One of the best tennis players of all time Pete Sampras has said that 11-time Grand Slam winner Rafael Nadal might not be missed by his rivals but almost every other person related to tennis is missing him.
Sampras stated in a recent interview, “He’s missed. He might not be missed by the players, but he’s missed by tennis people and by the fans.”
Nadal is having an extended lay off due to his recurring knee injury and stomach virus. The former world number one has not played any tournament for nearly seven months, missing last year’s London Olympics, US Open, ATP World Tour Finals, Davis Cup final and now this year’s Australian Open.
Although, Nadal had recovered from the knee injury in last November and had started court training. The Spaniard was scheduled to make a comeback at an exhibition event in Abu Dhabi and then take part in Qatar ExxonMobil Open and Australian Open but the stomach virus did not allow him to do so.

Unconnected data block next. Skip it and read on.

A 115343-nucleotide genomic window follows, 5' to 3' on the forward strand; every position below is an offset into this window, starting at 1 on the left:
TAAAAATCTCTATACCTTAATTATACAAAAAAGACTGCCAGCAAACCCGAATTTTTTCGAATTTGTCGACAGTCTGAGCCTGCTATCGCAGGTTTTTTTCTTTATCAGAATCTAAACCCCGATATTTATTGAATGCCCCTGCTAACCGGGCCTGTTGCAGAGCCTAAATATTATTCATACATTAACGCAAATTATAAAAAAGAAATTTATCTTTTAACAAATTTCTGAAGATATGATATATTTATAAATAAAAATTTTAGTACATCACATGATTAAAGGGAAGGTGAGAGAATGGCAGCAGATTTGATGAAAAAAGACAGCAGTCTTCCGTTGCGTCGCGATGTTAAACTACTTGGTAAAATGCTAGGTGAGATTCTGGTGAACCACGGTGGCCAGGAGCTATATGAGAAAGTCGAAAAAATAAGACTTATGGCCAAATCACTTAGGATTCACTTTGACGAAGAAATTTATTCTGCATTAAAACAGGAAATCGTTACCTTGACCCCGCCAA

Nadal is now almost certain to make his much awaited comeback at the VTR Open in Chile at the start of February. After featuring at that ATP World Tour 250 clay court tournament, the Spanish star will play two more events on his favorite surface in South America during February.
Sampras thinks that Nadal has made a wise decision to make his comeback on the clay courts, as it is his favourite surface and competition will also be less tougher in the South American tournaments.
The American said, “He’s going about things the right way by returning at a clay-court tournament in South America, as he knows clay like the back of his hand, and the field in South America probably won’t be that strong so he could win the tournament.”
Sampras went on to say that no one can deny the fact that Nadal is being missed at the Australian Open and every tennis follower wants to see him back at his best as early as possible.
He added, “But there’s something missing in Melbourne. He’s great for the sport, and everyone wants to see him back at the top again.”
Nadal will drop to the fifth place in the tennis rankings at the end of the Australian Open, getting overtaken by his compatriot, Davis Cup team mate and very good friend David Ferrer.
How to play from the baseline
The expression “to endure the rally” is about those indeterminate moments of a rally where none of the players is leading.
The ability to endure the rally is fundamental when you play a “long rally”, because it offers you the chance to measure your opponent’s strong points and vulnerabilities, besides letting you position as best as possible for your next offensive shot.